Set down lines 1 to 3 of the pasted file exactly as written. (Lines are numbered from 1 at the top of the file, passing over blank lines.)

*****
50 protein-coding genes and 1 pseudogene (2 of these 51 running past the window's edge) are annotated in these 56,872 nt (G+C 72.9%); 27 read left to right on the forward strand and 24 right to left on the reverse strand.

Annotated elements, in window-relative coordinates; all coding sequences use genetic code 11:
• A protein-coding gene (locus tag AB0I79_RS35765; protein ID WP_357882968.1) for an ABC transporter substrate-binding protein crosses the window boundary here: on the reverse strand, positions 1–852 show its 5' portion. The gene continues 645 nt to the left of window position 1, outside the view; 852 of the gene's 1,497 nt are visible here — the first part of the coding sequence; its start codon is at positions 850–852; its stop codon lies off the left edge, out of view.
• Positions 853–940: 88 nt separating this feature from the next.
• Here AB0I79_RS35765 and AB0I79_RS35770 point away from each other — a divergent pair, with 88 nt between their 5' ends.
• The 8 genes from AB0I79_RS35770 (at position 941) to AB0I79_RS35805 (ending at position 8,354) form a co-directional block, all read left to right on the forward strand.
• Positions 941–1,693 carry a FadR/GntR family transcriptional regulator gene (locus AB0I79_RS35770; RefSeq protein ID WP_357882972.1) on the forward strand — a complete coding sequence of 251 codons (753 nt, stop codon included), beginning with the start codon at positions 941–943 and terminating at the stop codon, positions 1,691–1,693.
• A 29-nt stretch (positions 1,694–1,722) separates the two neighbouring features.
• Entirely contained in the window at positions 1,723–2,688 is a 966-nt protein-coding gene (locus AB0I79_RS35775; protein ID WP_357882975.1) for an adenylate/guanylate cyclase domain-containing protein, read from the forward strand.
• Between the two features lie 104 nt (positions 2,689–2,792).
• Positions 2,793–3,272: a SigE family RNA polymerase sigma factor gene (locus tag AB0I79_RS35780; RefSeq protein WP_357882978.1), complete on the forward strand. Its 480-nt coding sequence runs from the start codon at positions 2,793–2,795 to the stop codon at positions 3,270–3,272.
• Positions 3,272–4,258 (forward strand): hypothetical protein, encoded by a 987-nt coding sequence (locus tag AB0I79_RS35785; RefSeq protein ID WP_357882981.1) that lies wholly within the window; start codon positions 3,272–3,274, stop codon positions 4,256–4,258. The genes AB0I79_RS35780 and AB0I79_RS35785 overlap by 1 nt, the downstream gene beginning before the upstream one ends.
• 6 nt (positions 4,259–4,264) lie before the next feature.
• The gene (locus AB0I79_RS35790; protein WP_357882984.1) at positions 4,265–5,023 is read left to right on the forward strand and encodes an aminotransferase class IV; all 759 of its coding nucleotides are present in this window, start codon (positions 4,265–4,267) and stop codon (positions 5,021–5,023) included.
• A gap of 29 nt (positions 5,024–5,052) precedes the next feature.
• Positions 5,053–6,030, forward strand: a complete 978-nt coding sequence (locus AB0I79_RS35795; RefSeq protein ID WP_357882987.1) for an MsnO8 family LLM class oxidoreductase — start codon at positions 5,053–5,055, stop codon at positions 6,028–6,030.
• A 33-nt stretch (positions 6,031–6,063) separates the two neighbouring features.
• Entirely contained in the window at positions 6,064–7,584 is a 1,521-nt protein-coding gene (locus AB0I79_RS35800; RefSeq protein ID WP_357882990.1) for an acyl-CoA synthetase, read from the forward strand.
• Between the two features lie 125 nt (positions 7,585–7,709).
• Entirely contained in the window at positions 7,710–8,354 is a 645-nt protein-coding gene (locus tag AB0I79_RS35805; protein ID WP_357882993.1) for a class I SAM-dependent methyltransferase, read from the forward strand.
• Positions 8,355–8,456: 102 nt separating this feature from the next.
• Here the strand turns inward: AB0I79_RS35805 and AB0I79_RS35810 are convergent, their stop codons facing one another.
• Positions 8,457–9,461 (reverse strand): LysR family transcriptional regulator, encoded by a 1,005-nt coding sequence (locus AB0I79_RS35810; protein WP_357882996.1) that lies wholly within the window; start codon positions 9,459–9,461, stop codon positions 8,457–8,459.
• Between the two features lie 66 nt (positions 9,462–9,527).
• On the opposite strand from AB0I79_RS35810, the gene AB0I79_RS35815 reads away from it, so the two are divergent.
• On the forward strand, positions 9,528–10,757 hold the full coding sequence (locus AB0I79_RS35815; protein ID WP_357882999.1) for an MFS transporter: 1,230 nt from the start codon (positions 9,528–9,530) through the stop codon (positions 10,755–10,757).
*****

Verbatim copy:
50 protein-coding genes and 1 pseudogene (2 of these 51 running past the window's edge) are annotated in these 56,872 nt (G+C 72.9%); 27 read left to right on the forward strand and 24 right to left on the reverse strand.

Annotated elements, in window-relative coordinates; all coding sequences use genetic code 11:
• A protein-coding gene (locus tag AB0I79_RS35765; protein ID WP_357882968.1) for an ABC transporter substrate-binding protein crosses the window boundary here: on the reverse strand, positions 1–852 show its 5' portion. The gene continues 645 nt to the left of window position 1, outside the view; 852 of the gene's 1,497 nt are visible here — the first part of the coding sequence; its start codon is at positions 850–852; its stop codon lies off the left edge, out of view.